From: goldstein@carafe.tay2.dec.com (Fred R. Goldstein)
Subject: Re: Hayes' New Modem
Date: 10 Jan 1994 05:41:34 GMT
Organization: Digital Equipment Corp., Littleton MA USA

In article <telecom14.19.10@eecs.nwu.edu> hummes@osf.org (Jakob
Hummes) writes:

> ...But there is an absolute limit (Shannon's Law).  The
> question was about the transmission over a *real* phone line. And that
> means there exists *noise*.  The limit of bps is proportional to the
> logarithm of the signal to noise ratio. Unfortunately I don't remember
> the constant factors.

Shannon's law is, in plaintext,
BPS(max) = Bw * log(2)((1+S)/N)

That is, take the signal-to-noise ration (adding 1 to signal, so a
negative SNR has some information present) and represent it as a power
of 2.  Multiply by bandwidth (in Hz) and you get BPS.

THus if you have a 30 dB (1000) signal to noise ratio, that's 1001/1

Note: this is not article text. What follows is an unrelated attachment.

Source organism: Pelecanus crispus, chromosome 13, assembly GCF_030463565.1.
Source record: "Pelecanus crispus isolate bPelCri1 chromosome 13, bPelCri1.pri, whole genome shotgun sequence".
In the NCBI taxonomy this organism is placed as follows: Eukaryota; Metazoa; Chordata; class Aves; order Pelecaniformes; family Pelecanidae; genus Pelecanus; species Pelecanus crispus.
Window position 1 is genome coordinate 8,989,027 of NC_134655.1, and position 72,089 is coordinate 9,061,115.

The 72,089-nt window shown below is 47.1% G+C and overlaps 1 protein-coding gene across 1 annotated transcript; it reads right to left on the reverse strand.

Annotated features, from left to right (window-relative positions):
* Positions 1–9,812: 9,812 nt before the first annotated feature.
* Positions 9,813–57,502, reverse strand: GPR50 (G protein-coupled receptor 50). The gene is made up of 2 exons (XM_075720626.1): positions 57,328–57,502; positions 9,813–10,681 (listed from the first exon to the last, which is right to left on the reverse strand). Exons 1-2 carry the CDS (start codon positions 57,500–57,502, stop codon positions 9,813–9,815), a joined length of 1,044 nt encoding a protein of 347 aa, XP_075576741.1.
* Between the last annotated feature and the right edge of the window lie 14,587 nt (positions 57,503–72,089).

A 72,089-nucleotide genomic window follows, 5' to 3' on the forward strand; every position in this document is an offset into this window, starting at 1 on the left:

which is a smidgen under 2^10.  If you have 3000 Hz usable bandwidth
that's the 10 times 3000, or around 30000 bps max.

It was often said that a phone line couldn't go beyond 26000 bps or
so, based on the typical bandwidth and SNR.  Today a good clean line
is more likely to be digitally switched at 64000 bps, which is well
above the Shannon limit (digitization is lossy), but you still get a
theoretical limit closer to 40 kbps.  Thus V.34, at 28.8 kbps, is
pushing the envelope, but still possible.  But it won't work on a line
that's transcoded down to 32 kbps, or just plain noisy.  Note the 300
to 3400 Hz nominal frequency range; the 3400 is a hard filter.

Fred R. Goldstein  k1io  goldstein@carafe.tay2.dec.com
Opinions are mine alone; sharing requires permission